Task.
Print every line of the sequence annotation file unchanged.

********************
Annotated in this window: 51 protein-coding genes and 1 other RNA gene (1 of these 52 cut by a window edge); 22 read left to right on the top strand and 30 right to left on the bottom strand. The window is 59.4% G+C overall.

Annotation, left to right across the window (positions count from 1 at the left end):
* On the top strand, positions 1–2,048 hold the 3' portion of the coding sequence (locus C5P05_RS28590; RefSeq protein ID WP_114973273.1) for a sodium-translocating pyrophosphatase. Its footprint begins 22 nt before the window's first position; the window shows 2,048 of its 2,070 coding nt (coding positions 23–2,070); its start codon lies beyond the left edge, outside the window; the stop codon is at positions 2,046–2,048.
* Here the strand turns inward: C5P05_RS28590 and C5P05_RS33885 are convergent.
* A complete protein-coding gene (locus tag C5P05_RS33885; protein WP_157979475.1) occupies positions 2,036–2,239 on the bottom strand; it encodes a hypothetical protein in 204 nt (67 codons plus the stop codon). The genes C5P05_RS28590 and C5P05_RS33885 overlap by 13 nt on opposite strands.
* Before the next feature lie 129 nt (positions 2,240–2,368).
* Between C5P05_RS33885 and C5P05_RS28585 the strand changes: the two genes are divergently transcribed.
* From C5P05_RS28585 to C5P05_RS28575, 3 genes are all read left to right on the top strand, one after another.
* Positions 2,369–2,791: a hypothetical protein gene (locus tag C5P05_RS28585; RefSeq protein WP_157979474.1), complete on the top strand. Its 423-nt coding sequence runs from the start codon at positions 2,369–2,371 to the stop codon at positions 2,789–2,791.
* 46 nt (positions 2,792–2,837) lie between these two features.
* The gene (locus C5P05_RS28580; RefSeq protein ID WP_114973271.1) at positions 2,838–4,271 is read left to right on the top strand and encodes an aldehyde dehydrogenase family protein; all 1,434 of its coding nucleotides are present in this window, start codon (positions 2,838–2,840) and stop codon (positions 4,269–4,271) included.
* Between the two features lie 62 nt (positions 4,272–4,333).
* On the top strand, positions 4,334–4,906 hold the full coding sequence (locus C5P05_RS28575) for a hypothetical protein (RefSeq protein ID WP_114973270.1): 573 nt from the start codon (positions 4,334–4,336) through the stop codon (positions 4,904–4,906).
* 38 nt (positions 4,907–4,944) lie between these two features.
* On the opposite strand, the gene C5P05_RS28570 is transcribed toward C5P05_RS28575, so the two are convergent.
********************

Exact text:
Annotated in this window: 51 protein-coding genes and 1 other RNA gene (1 of these 52 cut by a window edge); 22 read left to right on the top strand and 30 right to left on the bottom strand. The window is 59.4% G+C overall.

Annotation, left to right across the window (positions count from 1 at the left end):
* On the top strand, positions 1–2,048 hold the 3' portion of the coding sequence (locus C5P05_RS28590; RefSeq protein ID WP_114973273.1) for a sodium-translocating pyrophosphatase. Its footprint begins 22 nt before the window's first position; the window shows 2,048 of its 2,070 coding nt (coding positions 23–2,070); its start codon lies beyond the left edge, outside the window; the stop codon is at positions 2,046–2,048.
* Here the strand turns inward: C5P05_RS28590 and C5P05_RS33885 are convergent.
* A complete protein-coding gene (locus tag C5P05_RS33885; protein WP_157979475.1) occupies positions 2,036–2,239 on the bottom strand; it encodes a hypothetical protein in 204 nt (67 codons plus the stop codon). The genes C5P05_RS28590 and C5P05_RS33885 overlap by 13 nt on opposite strands.
* Before the next feature lie 129 nt (positions 2,240–2,368).
* Between C5P05_RS33885 and C5P05_RS28585 the strand changes: the two genes are divergently transcribed.
* From C5P05_RS28585 to C5P05_RS28575, 3 genes are all read left to right on the top strand, one after another.
* Positions 2,369–2,791: a hypothetical protein gene (locus tag C5P05_RS28585; RefSeq protein WP_157979474.1), complete on the top strand. Its 423-nt coding sequence runs from the start codon at positions 2,369–2,371 to the stop codon at positions 2,789–2,791.
* 46 nt (positions 2,792–2,837) lie between these two features.
* The gene (locus C5P05_RS28580; RefSeq protein ID WP_114973271.1) at positions 2,838–4,271 is read left to right on the top strand and encodes an aldehyde dehydrogenase family protein; all 1,434 of its coding nucleotides are present in this window, start codon (positions 2,838–2,840) and stop codon (positions 4,269–4,271) included.
* Between the two features lie 62 nt (positions 4,272–4,333).
* On the top strand, positions 4,334–4,906 hold the full coding sequence (locus C5P05_RS28575) for a hypothetical protein (RefSeq protein ID WP_114973270.1): 573 nt from the start codon (positions 4,334–4,336) through the stop codon (positions 4,904–4,906).
* 38 nt (positions 4,907–4,944) lie between these two features.
* On the opposite strand, the gene C5P05_RS28570 is transcribed toward C5P05_RS28575, so the two are convergent.